Wednesday, September 10, 2014

PLUM JAM

Plums and apples before boiling
My father-in-law Pat grows plums and he gave us a bunch of them at the weekend. Jam time! I added two apples to the plums as they were going to go in the compost otherwise. The jam is super sweet. It would be lovely on a Ditty's Irish oat cake, or on some nice brown soda bread. I enjoyed it on a rice cake, in the absence of other substances :)


Juno squeezing the lemon
Stirring, stirring
Ingredients

2lbs plums
2 eating apples, peeled and chopped small
2lbs granulated sugar
1 tablespoon lemon juice
1 tblsp butter
100ml cold water

Method
·         Wash plums and remove stalks. Cut the plums and remove the stone.
·         Peel, core and cut apples up small
·         Place fruit, lemon juice and water in a large, deep pot and bring to the boil, stirring frequently
·         Reduce heat and simmer for about 30 minutes until the fruit has softened
·         Keep heat low and add sugar. Stir until sugar has dissolved.
·         Stir in the butter to reduce frothing. Turn up the heat and stir continuously until the mixture comes to a rapid boil.
·         Continue stirring on high heat until the jam reaches setting point. This is when the mixture starts to thicken and set on the sides of the pot.
·         Remove from heat. To test, place a teaspoon of jam onto a cold saucer. Allow to cool, then push your finger through the jam, it should start to congeal and wrinkle up - if it’s still runny, you haven’t yet reached setting point.
·         If not set, return the pot to the heat; bring back up to a rolling boil and test again in a few minutes.
·         Remove from heat and ladle into clean, sterilised, warm jars. (I got four Bonne Maman jars of jam from this amount.) Seal while jars are warm.

Four jars - one with homespun lid
Sterilising jars
·         Preheat oven to 130C
·         Clean jam jars and lids in the dishwasher or with water and washing up liquid. Dry thoroughly.
·         Line a baking tray with newspaper. Place jars on it – make sure they are not touching.
·         Pop in the oven 20 minutes before you expect your jam to be ready – the jars must be hot when you put the hot jam into them.
·         Seal immediately with lids or with greaseproof rounds and greaseproof/plastic lids held on with elastic/string.

Plum jam on a rice cake - yum!

Monday, August 4, 2014

VEGAN SUMMER SALADS - PESTO PASTA & THREE BEAN

Vegan Pesto Orzo salad
Neglect! My life is too busy for blogging. Even baking has taken a back seat, though Mr Vegan kindly steps in on that front every so often. My beloved sister and my lovely brother-in-law both turn fifty and there's a big party. Everyone is bringing a dish or two, so I made salads and Mr V made his delicious focaccia. (Recipe for that to follow).

VEGAN ORZO PESTO SALAD
We bought orzo recently and the great thing about it, as a pasta, is that it is tiny and slippery so sauce sticks to it well. So I thought it would work well with pesto and it does!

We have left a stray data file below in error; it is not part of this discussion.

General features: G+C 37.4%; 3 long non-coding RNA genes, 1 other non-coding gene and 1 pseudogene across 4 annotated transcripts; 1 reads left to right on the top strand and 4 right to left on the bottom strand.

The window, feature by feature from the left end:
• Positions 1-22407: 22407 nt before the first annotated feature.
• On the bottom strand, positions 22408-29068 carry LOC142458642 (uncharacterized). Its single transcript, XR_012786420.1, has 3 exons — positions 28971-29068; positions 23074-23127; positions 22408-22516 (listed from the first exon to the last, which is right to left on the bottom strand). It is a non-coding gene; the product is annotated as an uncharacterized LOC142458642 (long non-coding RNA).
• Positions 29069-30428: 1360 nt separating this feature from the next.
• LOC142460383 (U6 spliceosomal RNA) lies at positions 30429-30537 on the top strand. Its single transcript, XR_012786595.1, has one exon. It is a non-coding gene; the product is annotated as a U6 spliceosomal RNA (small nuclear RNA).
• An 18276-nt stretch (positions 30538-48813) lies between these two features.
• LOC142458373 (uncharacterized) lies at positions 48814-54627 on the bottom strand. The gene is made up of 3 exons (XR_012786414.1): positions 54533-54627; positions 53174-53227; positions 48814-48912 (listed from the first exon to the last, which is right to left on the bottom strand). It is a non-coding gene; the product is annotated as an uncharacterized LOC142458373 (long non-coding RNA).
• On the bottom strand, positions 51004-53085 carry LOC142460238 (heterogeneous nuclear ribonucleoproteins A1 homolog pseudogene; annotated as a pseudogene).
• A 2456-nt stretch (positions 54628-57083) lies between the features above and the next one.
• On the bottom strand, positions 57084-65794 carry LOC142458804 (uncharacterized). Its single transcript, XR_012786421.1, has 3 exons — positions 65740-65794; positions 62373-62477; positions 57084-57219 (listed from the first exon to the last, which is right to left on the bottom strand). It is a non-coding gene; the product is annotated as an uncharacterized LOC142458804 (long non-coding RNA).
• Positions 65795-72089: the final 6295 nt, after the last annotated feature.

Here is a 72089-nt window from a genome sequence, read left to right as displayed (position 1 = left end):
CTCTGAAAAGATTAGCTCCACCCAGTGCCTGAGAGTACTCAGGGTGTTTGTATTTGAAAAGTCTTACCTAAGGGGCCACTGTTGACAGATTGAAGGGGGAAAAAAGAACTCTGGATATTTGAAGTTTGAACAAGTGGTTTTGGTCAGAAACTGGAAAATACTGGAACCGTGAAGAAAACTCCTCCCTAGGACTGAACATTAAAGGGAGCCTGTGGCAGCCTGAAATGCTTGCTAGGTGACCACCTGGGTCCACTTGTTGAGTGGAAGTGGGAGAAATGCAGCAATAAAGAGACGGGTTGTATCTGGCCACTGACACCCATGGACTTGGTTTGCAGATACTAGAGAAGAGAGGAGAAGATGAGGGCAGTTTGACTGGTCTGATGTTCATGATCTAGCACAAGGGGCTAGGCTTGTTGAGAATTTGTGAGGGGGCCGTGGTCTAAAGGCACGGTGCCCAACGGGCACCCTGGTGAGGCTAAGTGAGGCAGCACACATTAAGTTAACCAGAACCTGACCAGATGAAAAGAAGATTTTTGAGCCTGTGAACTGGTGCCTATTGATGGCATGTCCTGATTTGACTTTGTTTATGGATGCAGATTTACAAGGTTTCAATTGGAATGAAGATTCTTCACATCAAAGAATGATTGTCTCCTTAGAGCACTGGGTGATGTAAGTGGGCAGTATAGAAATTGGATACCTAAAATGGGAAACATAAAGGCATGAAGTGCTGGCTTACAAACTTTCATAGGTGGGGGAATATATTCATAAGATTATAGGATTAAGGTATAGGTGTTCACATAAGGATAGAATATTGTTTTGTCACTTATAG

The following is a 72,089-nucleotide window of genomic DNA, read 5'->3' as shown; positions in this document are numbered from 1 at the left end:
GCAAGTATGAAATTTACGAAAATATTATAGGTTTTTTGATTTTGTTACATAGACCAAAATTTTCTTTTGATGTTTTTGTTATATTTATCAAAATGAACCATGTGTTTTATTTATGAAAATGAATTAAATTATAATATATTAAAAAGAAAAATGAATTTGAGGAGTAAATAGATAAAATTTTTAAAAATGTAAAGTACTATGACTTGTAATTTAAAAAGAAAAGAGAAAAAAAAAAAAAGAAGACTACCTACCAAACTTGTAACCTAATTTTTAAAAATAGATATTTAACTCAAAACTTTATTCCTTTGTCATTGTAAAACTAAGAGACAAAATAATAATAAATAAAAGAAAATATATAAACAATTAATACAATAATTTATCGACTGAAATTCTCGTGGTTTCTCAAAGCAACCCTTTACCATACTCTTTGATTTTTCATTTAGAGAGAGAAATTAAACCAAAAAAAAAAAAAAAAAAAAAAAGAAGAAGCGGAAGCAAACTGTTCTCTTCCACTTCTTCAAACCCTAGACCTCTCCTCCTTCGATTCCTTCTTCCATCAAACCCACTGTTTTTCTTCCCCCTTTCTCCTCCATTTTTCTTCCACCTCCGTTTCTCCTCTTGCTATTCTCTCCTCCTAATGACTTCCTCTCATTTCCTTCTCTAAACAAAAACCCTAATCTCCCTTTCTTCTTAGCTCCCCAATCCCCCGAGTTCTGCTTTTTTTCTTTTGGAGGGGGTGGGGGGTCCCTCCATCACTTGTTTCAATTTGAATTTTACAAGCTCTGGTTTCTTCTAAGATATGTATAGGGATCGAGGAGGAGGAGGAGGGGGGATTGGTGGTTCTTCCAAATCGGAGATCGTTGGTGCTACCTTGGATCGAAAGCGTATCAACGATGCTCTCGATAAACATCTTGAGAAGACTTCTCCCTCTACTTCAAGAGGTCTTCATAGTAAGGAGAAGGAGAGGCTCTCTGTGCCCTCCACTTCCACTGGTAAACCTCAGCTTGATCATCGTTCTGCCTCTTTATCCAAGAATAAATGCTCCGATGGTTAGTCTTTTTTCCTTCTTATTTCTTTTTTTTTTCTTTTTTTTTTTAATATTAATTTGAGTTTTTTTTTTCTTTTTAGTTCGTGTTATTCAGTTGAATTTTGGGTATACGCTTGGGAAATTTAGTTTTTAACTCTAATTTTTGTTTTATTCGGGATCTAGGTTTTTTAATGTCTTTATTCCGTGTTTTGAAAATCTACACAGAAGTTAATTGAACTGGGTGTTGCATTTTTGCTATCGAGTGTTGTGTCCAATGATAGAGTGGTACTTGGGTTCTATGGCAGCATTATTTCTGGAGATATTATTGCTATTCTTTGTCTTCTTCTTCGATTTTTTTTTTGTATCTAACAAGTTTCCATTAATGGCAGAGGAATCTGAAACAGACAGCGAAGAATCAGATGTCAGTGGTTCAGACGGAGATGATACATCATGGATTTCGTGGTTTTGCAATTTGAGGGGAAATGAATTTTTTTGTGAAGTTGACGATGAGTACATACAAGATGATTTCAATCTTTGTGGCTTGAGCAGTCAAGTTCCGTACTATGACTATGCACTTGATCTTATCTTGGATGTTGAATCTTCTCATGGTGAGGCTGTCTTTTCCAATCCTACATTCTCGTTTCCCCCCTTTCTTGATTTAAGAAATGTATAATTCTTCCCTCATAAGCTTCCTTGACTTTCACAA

INGREDIENTS

300g orzo
vegan pesto (see below)
punnet of cherry tomatoes, halved

METHOD

For the Vegan Pesto
handful of basil leaves
2 garlic cloves, minced
4 tablespoons pine nuts
2 tblsps olive oil
pinch salt
pinch pepper

- Cook the orzo as per the packet and rinse in cold water to stop it cooking further
- Whizz the pesto ingredients together in a blender. If too lumpy add more olive oil (or a drop of water)
- Mix through the halved cherry tomatoes

Vegan three bean salad
VEGAN THREE BEAN SALAD

INGREDIENTS

  • 400g tin of mixed beans
  • 150g sweetcorn
  • 1 carrot (grated)
  • 1 small onion – chopped small
  • handful roughly chopped basil (or coriander)
  • 1 clove of garlic (minced)
  • half tsp sugar
  • 15 ml olive oil
  • 15 ml red wine vinegar (or raspberry vinegar)
 METHOD
  • Mix the beans, sweetcorn, onion and carrot in a big bowl
  • In a small bowl mix the oil, sugar, vinegar and garlic
  • Mix dressing into salad then add the basil

Tuesday, May 20, 2014

EMILY DICKINSON'S GINGERBREAD

 

My novel about Emily Dickinson and her Irish maid, Miss Emily, comes out next year in the USA and Canada with Penguin. My interest in the poet stems from school, then more recently from baking* too. So here is Emily Dickinson's recipe for gingerbread which I made last week for my ex-husband's birthday 'do'. This recipe was adapted by people who work in the Dickinson Homestead Museum and I have further adapted it for Irish measurements and to make a smaller cake.


This is not a sweet cake - the lack of sugar and the dark treacle make it a little tart. But the dusting of icing sugar and the cream were a perfect addition to it. A sweet yogurt would do the same work. I used a round 8" tin.

INGREDIENTS

60g butter
55ml cream
280g flour
½ teaspoon bread soda
½ tablespoon ground ginger
½ teaspoon salt
½ cup (125ml) treacle

METHOD

·         Preheat the oven to 180ºC ( 350ºF)
·         Grease and line a baking tin
·         Cream the butter and mix with lightly whipped cream.
·         Mix through the treacle